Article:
The son of the Ugandan tyrant Idi Amin was the ringleader of a gang that terrorised North London and stabbed a teenage rival to death.
Faisal Wangita, 25, was part of an African gang that stabbed Mahir Osman more than 20 times as bystanders looked on. The killing followed a series of street fights between rival gangs, made up mainly of Somalis, that began with a fight at a nightclub where the Radio 1 DJ Tim Westwood was appearing.
Mr Osman, 18, was surrounded by up to 40 youths who had armed themselves with knives, sticks and bottles during the attack outside Camden market on a busy Saturday night.
Wangita was cleared of murder by a jury at the Old Bailey in May but was found guilty of conspiracy to wound, conspiracy to possess offensive weapons and violent disorder. He has a string of convictions dating back seven years. He was sentenced to five years’ detention by Judge Stephen Kramer, QC, who had banned any reference to Wangita or his link to Amin in case it was prejudicial.
Three other Somali gang members, Ismail Mohamed, 20, Liban Elmi, 20, and Hussain Ali Hussain, 17, were convicted of murder. Four other members were jailed for offences including affray and conspiracy to wound.
The names of the killers can be published now after a second trial involving three more Somali gang members ended yesterday.
Wangita was one of 43 children fathered by Amin. It is thought that his mother is Sarah Kyolaba Amin, the dictator’s fifth wife, who met him while working as a go-go dancer with the Ugandan Army’s Revolutionary Suicide Mechanised Regiment Band. The 52-year-old, who was given the nickname “Suicide Sarah”, now lives with her two daughters in Tottenham, North London.
Wangita was born in 1981 after Amin, who is said to have killed up to 400,000 people, had been exiled to Saudi Arabia. Mrs Amin left her husband in 1982 and sought asylum in Germany. When Amin died in Jedda, she was running a café in East London, serving African dishes, including goat stew and cow hoof in gravy.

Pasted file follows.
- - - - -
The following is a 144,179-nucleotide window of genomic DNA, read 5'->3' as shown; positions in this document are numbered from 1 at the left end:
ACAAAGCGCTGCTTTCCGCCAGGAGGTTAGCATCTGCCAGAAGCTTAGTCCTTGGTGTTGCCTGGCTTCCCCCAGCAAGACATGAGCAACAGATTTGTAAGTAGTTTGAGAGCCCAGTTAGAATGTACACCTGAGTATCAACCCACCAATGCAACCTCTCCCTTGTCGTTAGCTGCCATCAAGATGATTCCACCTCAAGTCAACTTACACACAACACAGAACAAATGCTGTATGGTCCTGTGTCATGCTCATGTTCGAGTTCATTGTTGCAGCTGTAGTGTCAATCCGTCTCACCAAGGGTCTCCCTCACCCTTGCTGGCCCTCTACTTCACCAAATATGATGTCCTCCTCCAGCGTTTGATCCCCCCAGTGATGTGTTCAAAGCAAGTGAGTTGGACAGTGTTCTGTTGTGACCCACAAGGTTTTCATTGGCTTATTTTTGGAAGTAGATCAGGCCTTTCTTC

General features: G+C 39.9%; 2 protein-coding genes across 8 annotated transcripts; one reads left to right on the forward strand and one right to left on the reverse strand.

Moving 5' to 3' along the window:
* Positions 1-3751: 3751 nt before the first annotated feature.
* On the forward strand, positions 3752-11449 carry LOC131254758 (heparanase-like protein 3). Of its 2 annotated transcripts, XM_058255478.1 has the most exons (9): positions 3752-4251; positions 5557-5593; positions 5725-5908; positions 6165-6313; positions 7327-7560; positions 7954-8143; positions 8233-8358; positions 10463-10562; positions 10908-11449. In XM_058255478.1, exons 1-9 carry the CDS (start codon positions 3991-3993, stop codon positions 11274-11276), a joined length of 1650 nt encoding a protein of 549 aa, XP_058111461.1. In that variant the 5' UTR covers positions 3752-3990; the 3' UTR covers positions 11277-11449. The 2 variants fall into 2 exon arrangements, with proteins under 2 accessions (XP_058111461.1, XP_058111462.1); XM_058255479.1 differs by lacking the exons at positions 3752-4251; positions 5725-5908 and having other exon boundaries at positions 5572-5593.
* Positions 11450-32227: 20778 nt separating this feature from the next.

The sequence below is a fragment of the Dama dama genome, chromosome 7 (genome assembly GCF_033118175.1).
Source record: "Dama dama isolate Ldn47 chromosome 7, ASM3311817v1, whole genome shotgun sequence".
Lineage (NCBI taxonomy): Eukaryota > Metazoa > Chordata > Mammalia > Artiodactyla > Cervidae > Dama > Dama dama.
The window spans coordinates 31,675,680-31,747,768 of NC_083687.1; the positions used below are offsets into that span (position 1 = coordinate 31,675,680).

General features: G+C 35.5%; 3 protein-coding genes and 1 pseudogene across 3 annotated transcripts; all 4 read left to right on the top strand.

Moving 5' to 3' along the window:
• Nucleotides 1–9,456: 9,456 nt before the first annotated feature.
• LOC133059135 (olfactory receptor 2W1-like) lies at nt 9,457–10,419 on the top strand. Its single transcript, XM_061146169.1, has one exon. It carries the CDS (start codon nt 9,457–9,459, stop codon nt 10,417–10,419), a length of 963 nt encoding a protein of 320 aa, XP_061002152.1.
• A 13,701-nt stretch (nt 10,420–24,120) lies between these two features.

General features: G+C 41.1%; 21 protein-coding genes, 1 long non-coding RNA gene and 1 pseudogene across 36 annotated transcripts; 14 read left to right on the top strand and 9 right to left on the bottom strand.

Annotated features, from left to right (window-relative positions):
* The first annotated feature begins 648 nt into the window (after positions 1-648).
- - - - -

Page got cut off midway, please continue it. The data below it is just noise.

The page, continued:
Wangita was part of a Somali gang in Tottenham called the North London Somalis, known as the ANC. Mr Osman, an engineering student, had been a member of a rival gang called the Centric Boys, named after their favourite meeting place, Centric Close in Camden.
The two groups had clashed repeatedly in the weeks before Mr Osman’s murder on January 28 last year. The groups had first fought at Eros nightclub in Enfield in December 2005. On January 28 the ANC gang went on the rampage and targeted Mr Osman, who was with friends in Camden High Street.
Closed-circuit television footage captured the moment when up to 40 hooded youths, many of whom had knives, attacked Mr Osman as one shouted: “Stab him through the heart.”
Mr Osman, nicknamed “Smiley”, from Swiss Cottage, died in hospital from 21 knife wounds. His father, Abdirahman Osman, a Somali community leader, confronted Charles Clarke, then the Home Secretary, when he visited the murder scene. Mr Osman described his son as a good, hard-working boy who grew up in a “lost generation” of Somali refugees.
He brought Mahir to London from war-torn Mogadishu in 1992 and said that his son used to pray at London Central Mosque every Friday.
Wangita refused to give evidence but his lawyers claimed that he had not taken part in the attack.
Ismail Mohamed, from Harringay, North London, Liban Elmi, of no fixed address, and Hussain Ali Hussain, 17, from Enfield, were all convicted of murder. Mohamed and Elmi were ordered to serve at least 15 and 14 years respectively, while Hussain must serve a minimum of ten.
After a second trial, Anwar Qasim, 17, from Tottenham, was convicted of conspiracy to wound with intent to cause grievous bodily harm, conspiracy to possess offensive weapons and violent disorder.
The jury was unable to agree a verdict against Qasim on the charge of murder and the prosecution dropped the charge. Guled Muse, 17, from Tottenham, was convicted of violent disorder.
Mohamed Said, 24, was convicted of conspiracy to wound with intent to cause grievous bodily harm and conspiracy to possess offensive weapons. He admitted violent disorder. Mohammed Tumaye, 18, from Tottenham, admitted robbery and Abdi Abdullhe, 18, admitted robbery and violent disorder. They will be sentenced next month.